Is Donald Trump planning to fire Robert Mueller before Christmas?
That is the question consuming lawmakers and journalists on the Hill, according to Congresswoman Jackie Speier, reports KQED. According to Speier, rumors churning out on the Hill strongly suggest that Trump is planning to fire Special Counsel Mueller as the investigation into Russian meddling in last year’s elections reaches a crescendo. Three of Trump’s allies, including former National Security adviser Michael Flynn and one-time campaign manager Paul Manafort, have already been indicted by Mueller’s team, and Trump is reportedly worried that the tentacles of this broad investigation might finally be reaching for the Trump family.
Speier said that her sources have informed her that the president is planning to make a speech at the end of next week — before Friday — and soon after, he will fire Mueller.
“The rumor on the Hill when I left yesterday was that the president was going to make a significant speech at the end of next week. And on Dec. 22nd, when we are out of D.C., he was going to fire Robert Mueller.”
If such a scenario does arise — and Trump has given ample indications that it might — observers argue that it will trigger a constitutional crisis unlike one America has witnessed in recent memory. Not only will the president bypass the judicial branch of the government with such a decision, he will effectively “obstruct justice” by derailing an investigation into his role in Russian interference with U.S. elections.
Speier suggested as much, claiming that if Trump were to fire Mueller, lawmakers and citizens will be left with no other option but to impeach Donald Trump.
“That is Saturday massacre 2.0,” she said, referring to the rumor. “Without a doubt there would be an impeachment effort.”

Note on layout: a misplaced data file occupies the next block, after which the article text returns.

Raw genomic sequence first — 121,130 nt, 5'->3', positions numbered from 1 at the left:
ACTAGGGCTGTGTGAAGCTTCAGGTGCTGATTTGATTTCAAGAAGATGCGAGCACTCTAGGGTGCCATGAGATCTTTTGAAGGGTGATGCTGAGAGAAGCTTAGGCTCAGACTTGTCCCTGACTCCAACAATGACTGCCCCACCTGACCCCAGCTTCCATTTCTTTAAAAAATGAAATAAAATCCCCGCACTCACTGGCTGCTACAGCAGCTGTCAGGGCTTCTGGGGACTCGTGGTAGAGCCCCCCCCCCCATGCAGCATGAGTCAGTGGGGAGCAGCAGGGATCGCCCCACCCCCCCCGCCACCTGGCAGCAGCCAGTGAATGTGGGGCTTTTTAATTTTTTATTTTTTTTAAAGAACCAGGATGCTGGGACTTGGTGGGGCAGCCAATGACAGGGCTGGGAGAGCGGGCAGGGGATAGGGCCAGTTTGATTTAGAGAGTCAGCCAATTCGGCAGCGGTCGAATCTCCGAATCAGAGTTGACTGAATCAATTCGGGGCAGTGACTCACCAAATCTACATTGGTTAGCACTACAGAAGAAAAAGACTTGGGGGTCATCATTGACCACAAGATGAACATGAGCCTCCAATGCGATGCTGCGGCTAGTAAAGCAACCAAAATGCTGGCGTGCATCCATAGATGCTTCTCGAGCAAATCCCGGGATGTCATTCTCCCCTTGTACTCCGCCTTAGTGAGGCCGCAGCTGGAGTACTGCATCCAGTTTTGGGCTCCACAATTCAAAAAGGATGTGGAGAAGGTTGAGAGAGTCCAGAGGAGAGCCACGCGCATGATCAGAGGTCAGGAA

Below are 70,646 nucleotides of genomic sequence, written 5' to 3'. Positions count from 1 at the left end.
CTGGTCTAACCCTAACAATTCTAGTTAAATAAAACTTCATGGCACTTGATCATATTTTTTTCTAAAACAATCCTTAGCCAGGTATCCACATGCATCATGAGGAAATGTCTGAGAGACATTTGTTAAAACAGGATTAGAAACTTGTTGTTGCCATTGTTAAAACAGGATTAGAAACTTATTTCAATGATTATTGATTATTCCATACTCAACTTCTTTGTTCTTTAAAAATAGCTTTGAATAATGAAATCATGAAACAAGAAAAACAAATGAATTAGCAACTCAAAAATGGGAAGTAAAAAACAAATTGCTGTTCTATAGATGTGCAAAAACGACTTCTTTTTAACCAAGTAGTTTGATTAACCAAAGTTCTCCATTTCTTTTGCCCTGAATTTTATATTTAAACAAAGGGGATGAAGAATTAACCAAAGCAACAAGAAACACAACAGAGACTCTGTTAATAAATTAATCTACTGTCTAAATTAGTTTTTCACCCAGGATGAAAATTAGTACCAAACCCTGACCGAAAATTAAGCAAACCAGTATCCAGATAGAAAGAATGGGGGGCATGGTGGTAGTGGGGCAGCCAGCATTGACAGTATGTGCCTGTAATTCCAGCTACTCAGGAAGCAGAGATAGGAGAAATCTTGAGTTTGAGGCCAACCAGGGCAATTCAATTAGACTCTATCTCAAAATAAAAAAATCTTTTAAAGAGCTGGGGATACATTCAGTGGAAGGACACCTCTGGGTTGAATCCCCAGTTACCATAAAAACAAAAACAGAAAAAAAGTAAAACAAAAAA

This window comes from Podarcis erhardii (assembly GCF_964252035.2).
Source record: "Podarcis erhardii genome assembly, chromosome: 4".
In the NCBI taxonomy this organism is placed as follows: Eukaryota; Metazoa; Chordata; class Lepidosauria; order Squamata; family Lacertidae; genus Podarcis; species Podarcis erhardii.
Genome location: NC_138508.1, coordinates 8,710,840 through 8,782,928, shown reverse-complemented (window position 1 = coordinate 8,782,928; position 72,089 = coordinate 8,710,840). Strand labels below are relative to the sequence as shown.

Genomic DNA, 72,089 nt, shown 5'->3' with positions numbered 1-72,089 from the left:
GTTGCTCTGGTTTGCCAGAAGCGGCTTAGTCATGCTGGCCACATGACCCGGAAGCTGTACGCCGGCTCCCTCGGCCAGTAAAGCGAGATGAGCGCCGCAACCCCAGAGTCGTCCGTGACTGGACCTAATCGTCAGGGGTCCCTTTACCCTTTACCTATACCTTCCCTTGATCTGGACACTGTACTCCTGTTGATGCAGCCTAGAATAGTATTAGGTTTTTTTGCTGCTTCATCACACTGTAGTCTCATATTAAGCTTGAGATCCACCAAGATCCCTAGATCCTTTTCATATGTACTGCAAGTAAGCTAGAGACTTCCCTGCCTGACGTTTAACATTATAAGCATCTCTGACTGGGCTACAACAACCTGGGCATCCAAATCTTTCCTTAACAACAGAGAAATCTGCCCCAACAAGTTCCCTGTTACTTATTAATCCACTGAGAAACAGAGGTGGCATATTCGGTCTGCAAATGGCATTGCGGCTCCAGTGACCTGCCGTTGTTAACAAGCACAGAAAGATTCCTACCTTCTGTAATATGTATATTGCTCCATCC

Indeed, Trump could brace himself for a significant impeachment effort directed against him if he does fire Mueller. Walter Shaub, the former director of the U.S. Office of Government Ethics, warned Trump not to “cross the red line,” as reported by The Nation.
“The coordinated effort by President Trump and his surrogates to discredit the Mueller investigation raises serious alarms. Rather than making themselves complicit in this assault on the rule of law, Members of Congress should send a clear message to the President that firing Mueller is a red line he must not cross.”
But if Mueller is fired, Shaub said, people must be ready to take instant action, including lawmakers in the Senate and in the House.
“Make a plan folks. Be ready to take to the streets. This is an attack on our Republic,” he said.
"The coordinated effort by President Trump and his surrogates to discredit the #Mueller investigation raises serious alarms." —CLC's @waltshaub. Full statement: https://t.co/68M1Jhm3ej pic.twitter.com/vGl7ksuDx3— CampaignLegalCenter (@CampaignLegal) December 15, 2017
In the same way every family must have a fire escape plan for their home, every American must have a plan for the peaceful and legal actions you'll take when Congress shuts down its probe of Trump's illicit ties to Russia—and begins the process of firing Special Counsel Mueller.— Seth Abramson (@SethAbramson) December 15, 2017
In fact, founders of the country precisely outlined the impeachment power for such a scenario. During the 1787 Constitutional Convention, George Mason pointed out that no American — be it the president — was exempt from taking the law into his own hands.
“No point is of more importance than that the right of impeachment should be continued. Shall any man be above Justice? Above all shall that man be above it, who can commit the most extensive injustice?”
Trump must heed these words if indeed the rumors on the Hill are accurate. As sure as night follows day, a Trump impeachment could follow the firing of Robert Mueller.